Somewhere between Arequipa and Colca Canyon.

Somewhere between the city of Arequipa and Colca Canyon I looked out the bus window and saw this beautiful sight.  I knew I had to snap it even though conditions weren’t ideal.  The weird segmented “creature” in the water just left of center is a reflection of my watch band off the window.

On the right side of this photo is El Misti, Peru’s best known and most active volcano.  Its proximity to Arequipa (about 16 kilometers) would mean a major disaster for that city should it have a major eruption.  It’s had many rumbles over the years but no major eruption in about 2,000 years, although our guide kept making reference to a big one about 500 years ago, and I did find data to back that up.  As usual, internet “facts” are only as good as their source and I’m not skilled at weeding out the bad info.  Nor am I so inclined today.  If our guide is any indication, the citizens of Arequipa take a rather fatalistic attitude about El Misti’s ability to wreak havoc on their beautiful city.

High in the Andes we were able to observe the vicuña.  How high?  I’m not sure.  I know that we stopped a little later and were at 16,000 feet, so this wasn’t much below that elevation.  The wool of the vicuña is the softest, most desirable, and most expensive of all the Peruvian wools.  Our guide told us that one sweater from the vicuña yarn would cost $3,000 to $4,000 in American dollars.  One factor is that this beautiful, graceful animal can be shorn only every three years and must be caught from the wild.  In the days of the Inca, only royalty could wear this superfine fabric.  I suppose that would be true today as well at those prices.

The photo on the right shows local vendors hawking their wares at the highest point we achieved on this magnificent journey.  This is the spot where we stood at 16,000 feet above sea level.  When we first got off the bus I felt a little light-headed, but I acclimated quickly.  We had stopped along the way up to drink more coca tea, and we had coca candies to munch on all along the way.  I have never suffered from altitude sickness, soroche, but I didn’t want to take any chances, so I followed the advice of the guides, the literature, and fellow travelers.  Altitude sickness can be quite dangerous and is not to be taken lightly.

Here I am hale and hearty.  Our guide took my picture so I could prove I was there.  Unfortunately, the marker doesn’t give the elevation.  This moment felt like a huge accomplishment.  I don’t know exactly why.  I hadn’t hiked up or anything astounding like that, but I felt as if I were on top of the world, and ready to conquer whatever else I might encounter.  And so we’re off to eat lunch; then on to Colca Canyon Lodge where we will spend the night and partake of the wonderfully soothing natural hot springs.  I’m pretty sure I can “conquer” a bit of food and some hot springs.  🙂

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As the mind wanders…

Travel is fatal to prejudice, bigotry, and narrow-mindedness. ~ Mark Twain

I know there’s such a thing as adult ADD but I’m wondering if it gets worse as we get older.  It seems that I can’t focus very well these days.  I’m getting excited about my upcoming trip so I know that’s a factor but I can’t even walk and chew gum at the same time lately.  What’s going on?  Hell if I know!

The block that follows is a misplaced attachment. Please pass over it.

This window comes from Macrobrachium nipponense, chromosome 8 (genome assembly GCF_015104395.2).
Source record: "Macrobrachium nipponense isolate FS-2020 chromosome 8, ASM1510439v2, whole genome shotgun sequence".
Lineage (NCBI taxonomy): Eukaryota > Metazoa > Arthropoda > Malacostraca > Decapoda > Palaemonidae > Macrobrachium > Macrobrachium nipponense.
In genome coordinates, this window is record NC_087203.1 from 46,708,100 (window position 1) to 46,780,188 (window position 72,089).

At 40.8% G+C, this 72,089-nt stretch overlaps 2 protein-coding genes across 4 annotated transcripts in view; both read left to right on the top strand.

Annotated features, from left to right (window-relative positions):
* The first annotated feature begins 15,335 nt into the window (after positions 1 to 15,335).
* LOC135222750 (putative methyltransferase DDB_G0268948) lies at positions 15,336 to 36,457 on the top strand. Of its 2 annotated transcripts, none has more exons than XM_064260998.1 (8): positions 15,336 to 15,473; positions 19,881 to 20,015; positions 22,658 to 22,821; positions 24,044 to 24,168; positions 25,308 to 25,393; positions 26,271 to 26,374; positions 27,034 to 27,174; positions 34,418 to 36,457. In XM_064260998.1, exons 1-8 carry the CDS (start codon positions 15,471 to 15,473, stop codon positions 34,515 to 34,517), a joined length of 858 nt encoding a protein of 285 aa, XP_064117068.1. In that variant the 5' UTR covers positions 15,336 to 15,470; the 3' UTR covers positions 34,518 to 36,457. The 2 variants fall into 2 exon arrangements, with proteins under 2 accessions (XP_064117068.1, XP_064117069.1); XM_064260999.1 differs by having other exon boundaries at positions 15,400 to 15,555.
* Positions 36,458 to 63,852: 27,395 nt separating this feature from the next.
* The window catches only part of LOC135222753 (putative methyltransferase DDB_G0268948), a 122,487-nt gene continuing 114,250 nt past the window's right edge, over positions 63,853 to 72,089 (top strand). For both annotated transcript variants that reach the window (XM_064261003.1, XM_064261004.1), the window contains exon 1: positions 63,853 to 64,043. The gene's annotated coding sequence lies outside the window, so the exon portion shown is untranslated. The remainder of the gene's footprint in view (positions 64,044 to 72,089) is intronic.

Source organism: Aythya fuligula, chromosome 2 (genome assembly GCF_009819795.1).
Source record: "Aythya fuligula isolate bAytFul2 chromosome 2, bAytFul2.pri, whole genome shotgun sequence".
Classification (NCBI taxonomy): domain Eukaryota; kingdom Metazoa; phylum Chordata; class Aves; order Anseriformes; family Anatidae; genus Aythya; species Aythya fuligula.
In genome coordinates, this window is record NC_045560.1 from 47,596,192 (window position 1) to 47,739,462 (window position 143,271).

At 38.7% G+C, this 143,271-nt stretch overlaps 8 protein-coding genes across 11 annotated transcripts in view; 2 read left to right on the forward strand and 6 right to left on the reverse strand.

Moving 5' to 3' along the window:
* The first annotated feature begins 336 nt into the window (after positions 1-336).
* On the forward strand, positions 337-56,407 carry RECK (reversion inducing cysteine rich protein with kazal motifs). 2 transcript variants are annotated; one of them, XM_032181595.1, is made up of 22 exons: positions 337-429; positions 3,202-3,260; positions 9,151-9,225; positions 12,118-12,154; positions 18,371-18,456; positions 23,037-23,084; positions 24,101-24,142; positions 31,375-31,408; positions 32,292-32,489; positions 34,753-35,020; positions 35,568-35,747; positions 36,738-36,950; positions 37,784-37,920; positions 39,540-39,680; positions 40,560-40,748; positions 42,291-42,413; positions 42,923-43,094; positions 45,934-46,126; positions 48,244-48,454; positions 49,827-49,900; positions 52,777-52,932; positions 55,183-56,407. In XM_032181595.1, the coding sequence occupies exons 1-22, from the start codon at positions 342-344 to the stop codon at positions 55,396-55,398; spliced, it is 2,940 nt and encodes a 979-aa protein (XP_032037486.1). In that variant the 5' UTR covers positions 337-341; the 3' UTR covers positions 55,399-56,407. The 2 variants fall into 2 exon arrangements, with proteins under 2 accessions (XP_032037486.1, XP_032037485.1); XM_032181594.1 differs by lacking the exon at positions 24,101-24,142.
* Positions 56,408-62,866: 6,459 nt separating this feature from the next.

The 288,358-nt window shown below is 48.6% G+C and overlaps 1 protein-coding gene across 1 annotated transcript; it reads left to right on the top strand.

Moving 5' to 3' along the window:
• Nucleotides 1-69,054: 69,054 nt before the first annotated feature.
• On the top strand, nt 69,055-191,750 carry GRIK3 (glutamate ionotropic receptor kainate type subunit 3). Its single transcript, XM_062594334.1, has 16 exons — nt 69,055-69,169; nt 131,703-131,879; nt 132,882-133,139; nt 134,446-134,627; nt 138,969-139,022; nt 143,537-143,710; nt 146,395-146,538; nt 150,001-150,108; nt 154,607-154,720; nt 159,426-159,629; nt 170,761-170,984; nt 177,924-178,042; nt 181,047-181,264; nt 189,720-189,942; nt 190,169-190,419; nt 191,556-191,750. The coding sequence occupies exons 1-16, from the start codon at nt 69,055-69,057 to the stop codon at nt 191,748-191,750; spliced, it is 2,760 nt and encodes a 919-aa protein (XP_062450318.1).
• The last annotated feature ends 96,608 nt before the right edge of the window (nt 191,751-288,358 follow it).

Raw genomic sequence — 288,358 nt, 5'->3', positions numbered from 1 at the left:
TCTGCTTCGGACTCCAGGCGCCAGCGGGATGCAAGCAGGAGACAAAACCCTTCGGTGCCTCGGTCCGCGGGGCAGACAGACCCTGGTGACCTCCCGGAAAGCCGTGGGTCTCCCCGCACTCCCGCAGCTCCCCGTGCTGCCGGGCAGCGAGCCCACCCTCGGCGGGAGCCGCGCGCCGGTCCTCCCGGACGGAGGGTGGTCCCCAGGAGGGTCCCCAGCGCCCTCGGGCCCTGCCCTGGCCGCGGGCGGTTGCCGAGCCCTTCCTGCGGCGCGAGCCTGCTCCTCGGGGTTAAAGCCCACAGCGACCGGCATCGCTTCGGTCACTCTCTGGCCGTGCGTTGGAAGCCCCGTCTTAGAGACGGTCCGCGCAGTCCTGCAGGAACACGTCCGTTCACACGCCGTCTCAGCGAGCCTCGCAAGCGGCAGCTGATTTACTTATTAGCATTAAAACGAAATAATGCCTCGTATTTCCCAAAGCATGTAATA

If you read my blog even occasionally, you probably know that I’m going to Peru soon.  I’ve been reading until my eyes are bleary.  As you can see by the title of this book, I’m trying to learn as much as possible about Machu Picchu.  A friend who’s going with me on the trip told me about this wonderful read. The moment I heard the title I thought, “Now this guy is funny.”  Happily, I was right about that.  He’s very funny indeed.  It isn’t often that one finds a travel book as entertaining as this one.  Ah, but I’m not writing this post to sell books.

I’m laughing at myself as I try to figure out why I am writing it.  I have found these past two years that if I write it out, whatever it is, I can begin to make sense of what’s going on in my life.  It’s rather like thinking aloud, but in print.  I hope it still works.

Back to Peru.  Most of my life I have wanted to see Machu Picchu.  I saw a photo of it in my Spanish book when I was about fifteen.  I think that explains why I have pored over materials about that particular site.  Now that the trip is coming at me like a downhill snowball, I realize that MP is only a small part of the trip.  It’s time for me to pay attention to Arequipa and Cuzco and the Colca Canyon.  I’m starting to get excited now about the magnificent textiles I’ll see and buy there, as pictured in the top photo.  Aren’t they gorgeous?  A feast for the eyes.  Heavenly to touch.  I’ll have to make some tough decisions.  I can’t buy all of them.

This will be my first journey to the southern hemisphere.  I must say my emotions are all over the map.  (Groan.)  You name it, I’ve felt it over the past few weeks.  I’m elated, nervous, a little scared, very excited–so many things bouncing around–no wonder I can’t concentrate.  I’ll be happy to get on the plane.  Then it’s too late to worry about leaving something behind.  That’s when I’ll let it go and relax.

And so I hope my wandering mind is calming down for the night and a good night’s sleep now that I’ve typed it out of my head.  One more thing I will mention, though, and that is that my grandson DW moved to a new apartment today.  He had stayed with me for the past two weeks while he awaited his “moving-in” day.  A couple of weeks doesn’t sound like enough time to get settled in and I doubt that it was for him, but I became accustomed to having him here and I miss him.  I guess I’ll set the alarm tonight since he’s not here to accidentally set it off.  He was three years old in this photo.  That was twenty years ago.